Understanding the difference…
While trying to update and secure my website I really do understand how frustrating and confusing this ‘tech stuff’ can be.
On social media (Twitter in particular) the difference between the ‘#’ and the ‘@’ signs are significant but can easily be confused. Let me break it down into very simple terms which I hope you will appreciate:
Think of the hashtag as being a file that everyone can search and view. When you type it, it’ll light up in blue instead of the usual black text. You can use it for your own marketing and advertising by creating your own words that will follow the hashtag sign. Here are a few examples: #LincsConnect #Scunthorpe #Lincolnshire – if you are using this hashtags you are targeting anyone who may be searching for tweets that are pertinent to Scunthorpe and/or Lincolnshire. You are also targeting people who are looking at the hashtag file for #LincsConnect.
Creating a hashtag
You can easily create your own hashtag of course. Simply type in the words after the hashtag sign. Let’s pretend that your company is called ‘Grow it’ and you sell seeds for the garden. You want to create a special offer of £10.00 discount for every £50.00 spend. You could use the hashtag #GrowIt10 and tell everyone to use that hashtag to claim their discount.
Own the hashtag
You’ve created your hashtag but you really ought to make sure that no one else is using the same hashtag. To do that, simply type the words GrowIt10 into your Twitter search bar to see what comes up. Hopefully you’ll see a note displayed saying “No results for growit10”. If that’s the case, you’re good to go; use that hashtag as your own and search it regularly to see who has used it to claim their discount. If you see a string of tweets displayed using the hashtag or words ‘growIt10’ I suggest you have a re-think to come up with something that isn’t already in use. If you do use it regardless of anyone else using it you’ll have a job finding the tweets that are relevant to you.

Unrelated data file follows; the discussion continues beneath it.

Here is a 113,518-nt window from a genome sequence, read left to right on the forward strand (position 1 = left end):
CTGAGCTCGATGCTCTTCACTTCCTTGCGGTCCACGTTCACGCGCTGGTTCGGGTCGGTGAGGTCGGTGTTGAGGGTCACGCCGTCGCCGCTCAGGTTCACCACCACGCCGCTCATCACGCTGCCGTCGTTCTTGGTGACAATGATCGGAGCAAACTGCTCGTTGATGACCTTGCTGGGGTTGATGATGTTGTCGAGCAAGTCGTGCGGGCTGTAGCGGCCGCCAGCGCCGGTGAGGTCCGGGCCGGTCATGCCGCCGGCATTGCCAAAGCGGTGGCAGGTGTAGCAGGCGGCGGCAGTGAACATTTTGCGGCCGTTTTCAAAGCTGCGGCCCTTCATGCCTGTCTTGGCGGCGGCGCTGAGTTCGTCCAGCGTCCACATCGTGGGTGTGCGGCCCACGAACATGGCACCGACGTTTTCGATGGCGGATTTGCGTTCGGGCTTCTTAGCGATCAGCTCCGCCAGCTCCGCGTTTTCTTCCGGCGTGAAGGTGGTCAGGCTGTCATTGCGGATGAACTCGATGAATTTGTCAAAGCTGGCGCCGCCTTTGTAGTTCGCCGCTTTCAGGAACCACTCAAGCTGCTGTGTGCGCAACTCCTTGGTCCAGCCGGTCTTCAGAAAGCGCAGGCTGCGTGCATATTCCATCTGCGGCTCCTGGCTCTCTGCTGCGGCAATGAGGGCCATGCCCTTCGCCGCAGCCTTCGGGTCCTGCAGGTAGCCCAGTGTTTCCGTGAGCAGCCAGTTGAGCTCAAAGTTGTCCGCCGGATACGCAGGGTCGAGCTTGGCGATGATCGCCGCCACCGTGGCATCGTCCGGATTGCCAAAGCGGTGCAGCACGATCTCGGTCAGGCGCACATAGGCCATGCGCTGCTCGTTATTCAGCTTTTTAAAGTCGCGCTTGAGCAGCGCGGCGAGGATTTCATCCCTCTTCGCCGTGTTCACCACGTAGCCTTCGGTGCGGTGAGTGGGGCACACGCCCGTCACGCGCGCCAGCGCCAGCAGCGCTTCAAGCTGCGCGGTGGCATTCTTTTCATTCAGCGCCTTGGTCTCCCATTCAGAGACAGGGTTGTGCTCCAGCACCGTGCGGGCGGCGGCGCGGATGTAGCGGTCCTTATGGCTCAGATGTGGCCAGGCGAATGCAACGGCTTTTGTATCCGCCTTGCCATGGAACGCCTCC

Have fun with the hashtag
Twitter isn’t just about selling and information though. It’s a place to have some light hearted fun. If that is what you are doing, you can make up some tweets that are purely nonsense but funny to read. #SillyTweet #fun #IDidntMeanToSayThat #HarryPotterWouldBeProudOfMyEfforts …. Anything goes really! If you’re having a joke with someone the hashtags can serve as a great punchline.
Hashtags and grammar
When creating or writing a hashtag you mustn’t use punctuation as the computers don’t understand it. Likewise, it doesn’t matter if you use all upper case, all lower case or a combination of the two.
What does the ‘@’ sign mean then?
Where the hashtag sends your tweet to a specific file or files (it could be #LincsConnect #Scunthorpe and #Lincolnshire as highlighted above), the ‘@’ sign is like a postage stamp because it sends the tweet to a specific account. If you post a tweet using @LincsConnect it’s because you want to speak to me personally. Only ‘I’ will see that tweet. If you want to let everyone in the County know about a sale, event or piece of information you need to be using #LincsConnect.
If you use multiple addresses ie. @LincsConnect @MandarinLeisure @MandarinLocal you’re involving those accounts in your conversation. It’s a handy way of talking to several people at the same time but can get confusing if they all answer at once!
Should I use @LincsConnect and #LincsConnect in the same tweet?
Generally speaking, ‘no’! If you want to contact me tweet me at @LincsConnect but if you want to get your message out to all followers use the hashtag #LincsConnect. There is really no advantage to using both the hashtag #LincsConnect and the address @LincsConnect in the same tweet. In fact, using the address @LincsConnect can result in other people having their messages missed as the ‘chatter’ on the account increases significanty.
I hope this helps some of you. Happy tweeting…